Apple has finally opened iCloud up to everyone. Macworld tells you everything you need to know about Apple's new set of cloud-based services.
iCloud replaces the company’s oft-maligned MobileMe service, offering a central online repository for your mail; contacts; calendars; music, TV, app and book purchases; photos; documents; and backup — all for free.
iCloud is comprised of several parts: seamless sync and backup for iOS devices; a server that pushes your contacts, calendar, mail, notes, and reminders to all your devices; and remote access to all your iTunes purchases. You'll need a Mac running OS X 10.7.2 and iOS 5 installed on your iOS device.
And for $25 a year, US-based customers can purchase the supplemental iTunes Match service and receive access to their entire music library (up to 25,000 songs across 10 devices), including songs not originally purchased from the iTunes store, though this won't initially be available in the UK.
Find My iPhone, previously a MobileMe subscription feature (and later opened up to anyone with an Apple ID) has been folded into iCloud, along with a component for finding your Mac. And to complete the “finding things” triptych, Apple has introduced a new iOS app called Find My Friends, which helps you coordinate with your companions via geo-location.
Users can only access locations of those people sharing locations with them; you can perennially share your location, or create a Temporary Event, which broadcasts your location to specific people for a certain time period. Privacy controls let you enable, disable, or restrict location sharing, and all of these can be further restricted within Parental Controls.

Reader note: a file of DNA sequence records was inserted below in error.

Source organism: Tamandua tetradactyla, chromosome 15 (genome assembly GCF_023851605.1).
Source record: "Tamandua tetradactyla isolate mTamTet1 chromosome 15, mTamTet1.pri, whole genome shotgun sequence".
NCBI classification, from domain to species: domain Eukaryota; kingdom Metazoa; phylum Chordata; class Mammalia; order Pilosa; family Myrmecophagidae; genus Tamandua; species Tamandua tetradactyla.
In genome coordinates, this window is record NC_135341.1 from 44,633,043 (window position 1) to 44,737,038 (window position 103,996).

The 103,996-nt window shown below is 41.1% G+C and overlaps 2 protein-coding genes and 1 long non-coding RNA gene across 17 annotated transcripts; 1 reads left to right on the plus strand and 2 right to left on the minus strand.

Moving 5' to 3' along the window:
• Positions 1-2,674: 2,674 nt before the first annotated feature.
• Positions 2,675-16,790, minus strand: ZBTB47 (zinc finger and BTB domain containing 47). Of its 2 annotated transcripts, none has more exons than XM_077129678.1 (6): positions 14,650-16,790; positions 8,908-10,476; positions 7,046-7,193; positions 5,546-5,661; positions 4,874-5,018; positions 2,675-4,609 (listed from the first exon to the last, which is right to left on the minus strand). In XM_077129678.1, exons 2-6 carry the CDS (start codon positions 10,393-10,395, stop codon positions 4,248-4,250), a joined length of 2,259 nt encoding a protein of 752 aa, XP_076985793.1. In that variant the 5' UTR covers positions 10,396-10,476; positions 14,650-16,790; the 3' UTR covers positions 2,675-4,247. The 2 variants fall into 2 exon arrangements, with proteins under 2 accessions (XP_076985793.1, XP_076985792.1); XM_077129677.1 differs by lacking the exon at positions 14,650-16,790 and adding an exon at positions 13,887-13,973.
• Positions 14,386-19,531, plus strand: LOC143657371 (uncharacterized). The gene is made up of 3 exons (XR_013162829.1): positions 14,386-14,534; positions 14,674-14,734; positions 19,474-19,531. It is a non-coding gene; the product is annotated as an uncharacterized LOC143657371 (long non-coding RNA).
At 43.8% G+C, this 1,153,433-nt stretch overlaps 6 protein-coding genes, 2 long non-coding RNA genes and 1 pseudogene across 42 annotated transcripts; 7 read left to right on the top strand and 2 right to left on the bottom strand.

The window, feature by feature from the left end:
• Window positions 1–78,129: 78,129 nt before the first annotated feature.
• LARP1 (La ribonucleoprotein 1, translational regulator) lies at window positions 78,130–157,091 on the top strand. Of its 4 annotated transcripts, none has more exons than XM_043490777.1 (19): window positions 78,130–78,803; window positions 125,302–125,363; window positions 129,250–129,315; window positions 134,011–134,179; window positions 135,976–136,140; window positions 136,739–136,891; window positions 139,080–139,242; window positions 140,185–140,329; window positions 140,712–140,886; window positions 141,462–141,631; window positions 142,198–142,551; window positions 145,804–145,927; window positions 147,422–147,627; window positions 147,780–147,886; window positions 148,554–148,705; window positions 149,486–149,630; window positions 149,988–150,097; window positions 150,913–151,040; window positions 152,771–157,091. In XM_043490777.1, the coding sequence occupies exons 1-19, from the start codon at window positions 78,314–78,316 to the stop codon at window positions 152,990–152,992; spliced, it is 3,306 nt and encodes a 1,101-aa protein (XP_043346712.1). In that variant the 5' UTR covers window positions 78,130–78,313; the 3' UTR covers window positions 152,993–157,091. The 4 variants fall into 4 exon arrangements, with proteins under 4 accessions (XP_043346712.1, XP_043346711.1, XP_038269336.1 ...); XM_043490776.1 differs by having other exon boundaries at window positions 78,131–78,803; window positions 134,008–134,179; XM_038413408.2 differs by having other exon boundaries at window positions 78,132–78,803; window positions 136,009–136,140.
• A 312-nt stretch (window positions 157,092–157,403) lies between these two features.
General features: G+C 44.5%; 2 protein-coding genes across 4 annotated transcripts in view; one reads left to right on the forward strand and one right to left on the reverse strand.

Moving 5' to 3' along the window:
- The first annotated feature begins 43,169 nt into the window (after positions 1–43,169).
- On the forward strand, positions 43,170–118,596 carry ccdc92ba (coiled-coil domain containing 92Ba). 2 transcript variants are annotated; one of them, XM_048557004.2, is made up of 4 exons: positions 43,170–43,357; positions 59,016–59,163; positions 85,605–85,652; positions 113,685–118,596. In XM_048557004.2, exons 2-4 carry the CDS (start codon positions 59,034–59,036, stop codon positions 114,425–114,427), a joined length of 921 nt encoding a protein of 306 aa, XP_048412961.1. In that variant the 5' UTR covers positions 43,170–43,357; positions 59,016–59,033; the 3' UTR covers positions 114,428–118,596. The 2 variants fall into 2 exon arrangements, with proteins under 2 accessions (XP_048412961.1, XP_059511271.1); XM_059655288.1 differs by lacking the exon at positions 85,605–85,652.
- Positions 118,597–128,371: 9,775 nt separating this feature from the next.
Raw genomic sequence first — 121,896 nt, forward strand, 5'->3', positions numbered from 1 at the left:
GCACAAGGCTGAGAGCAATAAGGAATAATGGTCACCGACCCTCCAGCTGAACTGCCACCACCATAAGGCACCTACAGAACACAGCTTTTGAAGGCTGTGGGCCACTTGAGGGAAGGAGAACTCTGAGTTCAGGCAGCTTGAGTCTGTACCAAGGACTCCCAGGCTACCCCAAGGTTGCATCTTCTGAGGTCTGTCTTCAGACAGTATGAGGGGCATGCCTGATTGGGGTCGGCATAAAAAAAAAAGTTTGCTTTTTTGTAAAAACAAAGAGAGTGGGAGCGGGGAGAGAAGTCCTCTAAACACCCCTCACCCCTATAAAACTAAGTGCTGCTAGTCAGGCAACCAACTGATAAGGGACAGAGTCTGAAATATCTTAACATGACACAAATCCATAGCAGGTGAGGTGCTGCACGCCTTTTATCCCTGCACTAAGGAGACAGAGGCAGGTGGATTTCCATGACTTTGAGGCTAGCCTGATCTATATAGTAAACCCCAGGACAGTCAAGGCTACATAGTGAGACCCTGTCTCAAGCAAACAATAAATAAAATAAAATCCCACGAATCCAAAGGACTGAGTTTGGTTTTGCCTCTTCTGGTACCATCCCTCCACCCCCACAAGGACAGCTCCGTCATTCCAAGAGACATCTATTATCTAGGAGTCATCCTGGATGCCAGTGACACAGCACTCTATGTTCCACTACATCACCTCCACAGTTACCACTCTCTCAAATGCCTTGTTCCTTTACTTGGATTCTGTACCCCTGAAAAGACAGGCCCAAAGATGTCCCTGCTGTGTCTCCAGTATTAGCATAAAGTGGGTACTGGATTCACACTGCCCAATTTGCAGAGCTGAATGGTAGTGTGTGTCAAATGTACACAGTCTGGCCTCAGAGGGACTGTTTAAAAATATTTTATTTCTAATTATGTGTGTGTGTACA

You’ll be able to sign up for an iCloud account with 5GB of storage for free starting October 12, with paid storage upgrades available - these will get you an additional 10GB for £14, 20GB for £28 and 50GB for £70 per year.
Current MobileMe subscribers will be able to transfer their account to iCloud, though they can also elect to stay on MobileMe until June 30, 2012, when the service will be discontinued. The iTunes Match subscription service will be available in the US by the end of October, with other countries to come by the end of 2011.
iCloud is available worldwide, but iTunes in the Cloud varies by country. iTunes Match and TV shows are US-only. iTunes in the Cloud and iTunes Match may be used on up to 10 devices with the same Apple ID.